How I would spend an extra $100 million for my school district…

In case you missed my last post, in which I briefly touched upon Mark Zuckerberg’s generous gift of $100 million to the Newark, New Jersey school district, you might want to go back and check it out. In addition, here’s an article from Fast Company that gives some more info on it. This got me to thinking, though – well, that’s not really true – a friend of mine asked me what I would do if this type of money was donated to my district and I had the power to make the decisions.

Amie asked me a great question, and it’s really been on my mind for most of the day. Let’s get real, the chances of a $100 million donation are pretty much slim to none – and the only thing less likely to happen would be me being the one to choose what would be done with it!

One thing that I want to make perfectly clear is that this is not an attempt to criticize my district in the least, we are certainly feeling the effects of the money crunch, just like everybody else – but we’re talking about a dream scenario and $100 million!. That being said, these are the things I would look to improve with this type of money, keeping in mind that this is used to improve the physical much more so than the philosophical changes/improvements that are necessary:

  • I would make the necessary improvements to our buildings first – there are roof problems that have enabled leaking to happen, there are rooms that need to be painted, there are carpets that need to be pulled up and replaced.
  • I would renovate our gym at the high school – this is the part of our school that is seen by the general public more than any other and it needs some updating. It needs to be brighter and more inviting.
  • I would build an auxiliary gym at the high school that included a swimming pool and learning how to swim would be mandatory (way too much of our world is water…) In addition, this auxiliary gym would have an indoor track as well as a fully stocked and supervised cardio room – we need to place a greater emphasis on the need to stay physically active and this needs to be a lifelong goal.
  • My friend Amie actually touched on this in her response, but it’s actually something that almost happened last year: I would dedicate space to create a big time garden. Beyond the obvious lessons being taught in how to build and maintain this garden, the “products” will be incorporated into school lunches, which brings me to…
  • I’m bringing Jamie Oliver in on a consulting basis and we’re going to make sure that our students — all of our students, K-12 — are eating better. Our current company does what it can, but they’re still looking to make a profit – I’m not trying to crush them here – but there’s so much more that can be done. Because of this money in pocket, the district will take over all aspects of food service with the idea of creating healthy, balanced breakfast and lunch options for all students each and every day. Making a profit will be a secondary goal.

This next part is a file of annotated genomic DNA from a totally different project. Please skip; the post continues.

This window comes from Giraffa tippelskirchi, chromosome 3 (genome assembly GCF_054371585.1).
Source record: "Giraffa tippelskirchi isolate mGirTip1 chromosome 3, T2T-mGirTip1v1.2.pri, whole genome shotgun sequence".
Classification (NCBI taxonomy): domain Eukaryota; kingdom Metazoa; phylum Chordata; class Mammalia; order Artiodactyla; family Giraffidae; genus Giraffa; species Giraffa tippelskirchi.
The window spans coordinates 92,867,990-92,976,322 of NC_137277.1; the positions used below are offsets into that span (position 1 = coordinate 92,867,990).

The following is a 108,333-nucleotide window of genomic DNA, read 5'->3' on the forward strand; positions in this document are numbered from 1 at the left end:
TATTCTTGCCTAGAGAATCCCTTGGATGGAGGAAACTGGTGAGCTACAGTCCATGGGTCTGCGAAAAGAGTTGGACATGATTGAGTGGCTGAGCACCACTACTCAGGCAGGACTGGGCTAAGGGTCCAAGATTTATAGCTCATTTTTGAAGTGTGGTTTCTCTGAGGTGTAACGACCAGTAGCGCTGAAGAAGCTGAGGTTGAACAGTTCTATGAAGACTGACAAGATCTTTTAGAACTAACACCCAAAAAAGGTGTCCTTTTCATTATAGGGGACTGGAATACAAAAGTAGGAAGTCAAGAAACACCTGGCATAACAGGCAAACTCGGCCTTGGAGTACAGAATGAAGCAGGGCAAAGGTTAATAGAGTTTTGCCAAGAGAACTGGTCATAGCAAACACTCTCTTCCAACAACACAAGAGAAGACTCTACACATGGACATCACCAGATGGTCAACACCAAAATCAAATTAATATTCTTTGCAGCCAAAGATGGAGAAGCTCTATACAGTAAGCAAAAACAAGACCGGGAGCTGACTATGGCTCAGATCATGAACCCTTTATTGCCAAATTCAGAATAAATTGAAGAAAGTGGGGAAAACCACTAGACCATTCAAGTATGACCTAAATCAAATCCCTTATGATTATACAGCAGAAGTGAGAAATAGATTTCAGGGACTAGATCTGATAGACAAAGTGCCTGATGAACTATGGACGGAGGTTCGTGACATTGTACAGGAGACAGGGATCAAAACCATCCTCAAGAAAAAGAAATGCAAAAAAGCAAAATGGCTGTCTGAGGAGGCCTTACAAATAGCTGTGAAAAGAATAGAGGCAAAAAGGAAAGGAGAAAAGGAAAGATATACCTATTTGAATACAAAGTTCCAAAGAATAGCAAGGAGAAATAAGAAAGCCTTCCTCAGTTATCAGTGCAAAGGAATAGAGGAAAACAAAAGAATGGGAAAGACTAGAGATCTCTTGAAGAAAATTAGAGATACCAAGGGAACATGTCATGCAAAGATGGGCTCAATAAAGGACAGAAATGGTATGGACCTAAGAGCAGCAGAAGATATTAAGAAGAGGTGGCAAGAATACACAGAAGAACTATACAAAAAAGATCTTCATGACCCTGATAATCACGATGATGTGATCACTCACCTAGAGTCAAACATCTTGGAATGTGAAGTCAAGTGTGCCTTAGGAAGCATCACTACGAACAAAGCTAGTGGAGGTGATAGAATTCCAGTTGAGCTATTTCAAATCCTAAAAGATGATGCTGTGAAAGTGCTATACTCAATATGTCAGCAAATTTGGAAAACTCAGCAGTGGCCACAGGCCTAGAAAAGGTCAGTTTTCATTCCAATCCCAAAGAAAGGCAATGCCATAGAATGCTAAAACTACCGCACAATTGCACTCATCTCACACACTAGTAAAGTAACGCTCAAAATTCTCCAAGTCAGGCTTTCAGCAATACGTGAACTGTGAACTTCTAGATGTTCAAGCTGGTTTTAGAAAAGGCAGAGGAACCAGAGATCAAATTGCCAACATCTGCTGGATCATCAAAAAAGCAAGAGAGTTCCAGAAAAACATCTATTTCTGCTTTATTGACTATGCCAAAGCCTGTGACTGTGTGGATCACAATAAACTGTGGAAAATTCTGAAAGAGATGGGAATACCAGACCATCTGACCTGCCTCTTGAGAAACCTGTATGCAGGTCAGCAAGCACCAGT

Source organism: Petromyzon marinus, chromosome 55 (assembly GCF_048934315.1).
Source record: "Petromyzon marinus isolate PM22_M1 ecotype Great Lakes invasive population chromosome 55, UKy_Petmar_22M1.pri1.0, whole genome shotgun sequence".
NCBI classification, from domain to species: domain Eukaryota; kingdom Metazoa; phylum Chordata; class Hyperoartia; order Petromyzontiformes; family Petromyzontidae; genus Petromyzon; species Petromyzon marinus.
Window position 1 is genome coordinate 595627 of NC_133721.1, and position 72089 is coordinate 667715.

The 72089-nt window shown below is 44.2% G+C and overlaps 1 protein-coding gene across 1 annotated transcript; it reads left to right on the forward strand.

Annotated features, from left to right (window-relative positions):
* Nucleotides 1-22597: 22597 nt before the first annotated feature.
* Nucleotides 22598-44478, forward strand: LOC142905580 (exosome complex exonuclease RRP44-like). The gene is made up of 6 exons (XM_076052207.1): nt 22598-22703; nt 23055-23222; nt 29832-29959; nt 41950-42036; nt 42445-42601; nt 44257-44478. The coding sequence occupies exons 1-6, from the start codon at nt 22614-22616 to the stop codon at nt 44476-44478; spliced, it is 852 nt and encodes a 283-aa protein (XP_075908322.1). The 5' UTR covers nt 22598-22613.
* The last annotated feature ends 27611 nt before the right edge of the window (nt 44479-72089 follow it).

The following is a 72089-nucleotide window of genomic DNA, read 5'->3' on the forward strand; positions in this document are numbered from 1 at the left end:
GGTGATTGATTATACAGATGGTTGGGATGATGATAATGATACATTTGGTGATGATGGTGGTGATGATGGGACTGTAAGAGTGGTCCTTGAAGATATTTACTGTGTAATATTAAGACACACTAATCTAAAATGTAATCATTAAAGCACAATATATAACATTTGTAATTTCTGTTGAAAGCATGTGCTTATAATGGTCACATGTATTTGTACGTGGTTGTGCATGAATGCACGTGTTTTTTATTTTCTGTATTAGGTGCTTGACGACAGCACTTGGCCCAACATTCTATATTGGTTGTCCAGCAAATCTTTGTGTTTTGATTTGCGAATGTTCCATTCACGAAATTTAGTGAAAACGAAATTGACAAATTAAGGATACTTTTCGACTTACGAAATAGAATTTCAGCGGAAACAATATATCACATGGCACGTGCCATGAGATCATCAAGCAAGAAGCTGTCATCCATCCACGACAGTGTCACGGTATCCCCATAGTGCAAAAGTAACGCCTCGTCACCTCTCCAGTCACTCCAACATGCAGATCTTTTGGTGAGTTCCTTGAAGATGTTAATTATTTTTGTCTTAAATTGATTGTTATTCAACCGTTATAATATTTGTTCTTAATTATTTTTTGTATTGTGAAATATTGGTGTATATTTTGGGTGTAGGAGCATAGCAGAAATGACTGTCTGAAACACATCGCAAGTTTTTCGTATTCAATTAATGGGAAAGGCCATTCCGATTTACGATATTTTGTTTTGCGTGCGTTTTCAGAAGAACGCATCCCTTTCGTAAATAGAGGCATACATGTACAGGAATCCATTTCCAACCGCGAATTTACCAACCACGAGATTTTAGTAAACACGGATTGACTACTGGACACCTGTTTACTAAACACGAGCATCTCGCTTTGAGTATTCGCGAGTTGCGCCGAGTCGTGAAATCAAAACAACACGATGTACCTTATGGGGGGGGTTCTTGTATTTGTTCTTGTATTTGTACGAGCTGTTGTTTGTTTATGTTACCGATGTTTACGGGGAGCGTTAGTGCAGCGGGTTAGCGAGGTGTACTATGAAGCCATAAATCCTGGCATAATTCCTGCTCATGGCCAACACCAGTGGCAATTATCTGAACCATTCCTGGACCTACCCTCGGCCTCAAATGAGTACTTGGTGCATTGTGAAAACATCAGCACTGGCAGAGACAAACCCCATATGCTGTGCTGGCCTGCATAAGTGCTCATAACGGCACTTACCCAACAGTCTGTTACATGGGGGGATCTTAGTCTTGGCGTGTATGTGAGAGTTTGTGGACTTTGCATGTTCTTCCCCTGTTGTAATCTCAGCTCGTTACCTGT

• I would bring in the following to provide additional motivation on in-service days: Sir Ken Robinson, Dan Pink, Taylor Mali, Steve Snider and Paul Murphy.
  • I would build a skate/roller blade/biking park on the school’s property much like the Peach Plaza Skatepark at Twin Lakes. Ryan Parker and a staff would man this area.
  • I would install a rock climbing wall.
  • I would bring in RSAnimate to work with teachers in order to get even more creative with their lessons. Seriously, how incredibly awesome is this company and what they do?
  • I would bring back the concept of In School Suspension and staff it full time. I spent time in In School Suspension and also served an Outside Suspension. Trust me, there’s no doubt as to which serves as more of a deterrent, in my opinion.
  • I would get even more technology into the hands of ALL of our students. I think our district has worked very hard to do this and they should be commended for this. But I would take this even further — whether it be an iPad or a NetBook — our students need and deserve to be 1:1 with technology.
  • I would hire Dave Vuick to be our full time Technology Integration Coach at the High School and I would make sure that there is a Technology Integration Coach assigned to each of our other buildings. I would make sure that each Coach is provided the time to work with teachers in small groups or 1:1 so that they become more comfortable with incorporating technology into their lessons.
  • I would increase the amount of afterschool programs and make them mandatory for those students who are having any type of difficulty in school – whatever that difficulty may be. Again, this is something I think my district works hard to do, but I know it can always be better if you could do the things you want when money isn’t an issue. These programs wouldn’t simply be remediation; our students can never have too much exposure to the Arts – this will be another opportunity to bring in guest artists and speakers.
  • I would make afterschool programs available to parents/grandparents/retirees/anyone interested in our district. The taxpayers, if they want, should be able to take advantage of the things we have to offer also.
  • I’m bringing in Ray LaMontagne for a special concert and songwriting “conference.” (Okay, I’ll freely admit, that one’s specifically just for me!)